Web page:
The first state wrestling tournament for high school wrestlers in the state of Missouri was held in 1931 at the Rothwell gym on the University of Missouri campus. Hickman High School competed in this first tournament under the instruction of Coach Fowler Young. Young was also a varsity wrestler for the MU Tigers at the same time he coached the Hickman team. This first Hickman team became the first wrestling team to be crowned State Champs. Coach Fowler coached the team in 1932 and 1933. The team placed 2nd and 8th respectively.

In 1934-35, the Hickman team competed without a coaching staff; they depended on the leadership of their captains, F.E. Daugherty in 1934 and Ross Brown in 1935. The 1934 team qualified eight wrestlers to the state tournament where four wrestlers each took home a medal: one Champion, two for 3rd place, and one for 4th place. The team itself finished 5th. The 1935 team qualified nine wrestlers, with five taking home a medal: four earning the state championship title and one earning 3rd place. This 1935 team also took home the team title of Team Champions.

The first lacrosse program in the Columbia area was started in 1998 and was composed of players from Hickman High School and Rock Bridge High School. The schools split ways in 2002, and the first Hickman High School men's lacrosse team was formed. After graduation, many players went on to play for the University of Missouri Club team; however, after graduating in 2006, W. Kendall Eckles went on to become the first to play NCAA. He played his 2007 season at Fontbonne University in St. Louis, Missouri where he led the team as the leading point scorer.

The Hickman softball team won district and sectional championships in 2008, 2012 and 2013, led by such all-state players as Taylor Cowan, Sydney Washington, Allie Dishinger and Molly Carter.


Hickman High School boasts one of the most innovative music appreciation societies in United States public education. The Academy of Rock was founded in late January 2004 by students David Kemper, Dylan Raithel, James Saracini and teacher Phil Overeem. The general purpose of the club was initially to plan and execute a “Battle of the Bands” between Hickman and its Columbia rival, Rock Bridge, but soon grew to encompass several other enterprises.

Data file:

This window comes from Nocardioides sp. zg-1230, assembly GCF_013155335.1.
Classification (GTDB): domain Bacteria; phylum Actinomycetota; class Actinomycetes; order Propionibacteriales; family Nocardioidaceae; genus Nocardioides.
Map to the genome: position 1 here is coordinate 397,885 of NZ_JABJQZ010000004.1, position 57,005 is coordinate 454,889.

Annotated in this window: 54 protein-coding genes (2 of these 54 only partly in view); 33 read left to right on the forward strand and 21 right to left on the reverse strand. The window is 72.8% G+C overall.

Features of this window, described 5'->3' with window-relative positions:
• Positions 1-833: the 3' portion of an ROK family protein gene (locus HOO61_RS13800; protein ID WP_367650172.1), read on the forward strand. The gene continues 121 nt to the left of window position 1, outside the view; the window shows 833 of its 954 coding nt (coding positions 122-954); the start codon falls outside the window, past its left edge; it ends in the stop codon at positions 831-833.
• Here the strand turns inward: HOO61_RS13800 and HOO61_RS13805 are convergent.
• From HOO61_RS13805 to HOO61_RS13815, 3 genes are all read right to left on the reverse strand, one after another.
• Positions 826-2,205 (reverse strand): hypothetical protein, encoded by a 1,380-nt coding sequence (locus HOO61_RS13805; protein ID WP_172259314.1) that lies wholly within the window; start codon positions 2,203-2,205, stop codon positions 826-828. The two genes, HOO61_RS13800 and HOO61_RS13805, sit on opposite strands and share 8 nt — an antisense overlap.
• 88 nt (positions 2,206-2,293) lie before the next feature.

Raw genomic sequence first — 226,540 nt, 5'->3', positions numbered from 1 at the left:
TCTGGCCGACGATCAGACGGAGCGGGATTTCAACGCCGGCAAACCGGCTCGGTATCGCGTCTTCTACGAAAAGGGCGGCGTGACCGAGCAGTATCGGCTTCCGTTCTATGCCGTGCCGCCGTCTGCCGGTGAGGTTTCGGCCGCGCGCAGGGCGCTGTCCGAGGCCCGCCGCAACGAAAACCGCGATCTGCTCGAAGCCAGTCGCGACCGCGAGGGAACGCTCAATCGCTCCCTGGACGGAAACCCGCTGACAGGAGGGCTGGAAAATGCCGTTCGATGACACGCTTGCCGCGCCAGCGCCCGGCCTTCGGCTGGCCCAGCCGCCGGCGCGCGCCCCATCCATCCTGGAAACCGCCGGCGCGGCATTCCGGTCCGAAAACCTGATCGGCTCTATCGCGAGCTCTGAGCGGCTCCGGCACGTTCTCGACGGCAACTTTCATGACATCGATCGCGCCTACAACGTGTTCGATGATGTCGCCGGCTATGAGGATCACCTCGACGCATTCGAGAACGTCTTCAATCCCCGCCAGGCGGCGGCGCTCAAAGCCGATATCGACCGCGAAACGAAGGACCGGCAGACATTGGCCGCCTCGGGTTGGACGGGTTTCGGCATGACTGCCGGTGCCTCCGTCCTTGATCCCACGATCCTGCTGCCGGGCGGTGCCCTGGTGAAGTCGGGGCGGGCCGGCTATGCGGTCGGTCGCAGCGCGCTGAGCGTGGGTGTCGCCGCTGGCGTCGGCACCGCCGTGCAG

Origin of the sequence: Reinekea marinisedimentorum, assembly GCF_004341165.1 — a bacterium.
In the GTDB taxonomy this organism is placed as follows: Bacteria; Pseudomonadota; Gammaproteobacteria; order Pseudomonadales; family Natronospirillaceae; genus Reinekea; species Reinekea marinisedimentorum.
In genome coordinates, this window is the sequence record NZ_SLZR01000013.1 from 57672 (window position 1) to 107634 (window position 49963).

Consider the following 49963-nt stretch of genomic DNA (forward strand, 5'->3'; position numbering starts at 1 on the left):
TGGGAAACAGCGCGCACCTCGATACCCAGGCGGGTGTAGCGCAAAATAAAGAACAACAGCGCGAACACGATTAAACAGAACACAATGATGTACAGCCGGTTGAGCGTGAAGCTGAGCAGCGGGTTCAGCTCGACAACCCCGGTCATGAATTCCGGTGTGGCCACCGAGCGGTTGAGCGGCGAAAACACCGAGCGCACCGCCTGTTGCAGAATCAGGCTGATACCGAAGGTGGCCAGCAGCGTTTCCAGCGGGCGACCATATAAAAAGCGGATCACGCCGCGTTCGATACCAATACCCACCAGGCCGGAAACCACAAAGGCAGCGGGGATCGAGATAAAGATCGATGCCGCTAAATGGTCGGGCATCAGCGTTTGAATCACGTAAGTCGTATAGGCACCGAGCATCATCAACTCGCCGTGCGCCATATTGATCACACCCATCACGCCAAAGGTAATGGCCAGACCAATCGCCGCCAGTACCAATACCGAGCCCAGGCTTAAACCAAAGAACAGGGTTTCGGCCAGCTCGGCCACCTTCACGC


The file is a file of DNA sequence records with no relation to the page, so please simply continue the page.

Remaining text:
Since its inception, the Academy of Rock has hosted nine Battles of the Bands, three at Hickman High School and two at a local rock-and-roll venue, The Blue Note.[21] These four events raised a total of nearly $7,000 to support what sponsor Overeem calls “demotic music” (in other words, music created by and for the masses). Each Battle has pitted four Hickman bands against four Rock Bridge bands, the winners being as follows: J Murda and the Musicians (Hickman, 2004), The Tipper Gores (Hickman, 2005), Wayfare (Rock Bridge, 2006), Graffiti Out Loud (Hickman, 2007), and Molly Trull and Anodyne (Hickman, 2008),[22] the Dorians (Hickman, 2010), the RPs[23] (Hickman, 2011),[24] Table for Five (Hickman/Rock Bridge, 2012), and The IRA (Hickman, 2013). The winning band not only has the privilege of hosting a summer benefit concert at the Blue Note but being staked to recording time in a local studio owned and operated by local Columbia musician Barry Hibdon, Red Boots. The four summer benefits have raised a total of over $3,000 for VH1's Save the Music Foundation,[25] Columbia’s community radio station KOPN,[26] the Muscular Dystrophy Association,[27] the Voluntary Action Center of Columbia,[28] the University of Missouri's Thompson Center for Autism and Other Neurodevelopmental Disorders [1], and the effort to rebuild Joplin, Missouri, after the 2011 tornado. In addition, Academy of Rock-sponsored bands have also raised over $2,000 to assist in rebuilding after both the Sri Lanka and New Orleans disasters, and the group co-sponsored a fund-raiser for Hurricane Katrina survivors that netted nearly $27,000.[29] In 2013, The IRA, the winning band in that year's Battle, opted to donate its recording proceeds to the Central Missouri Humane Society.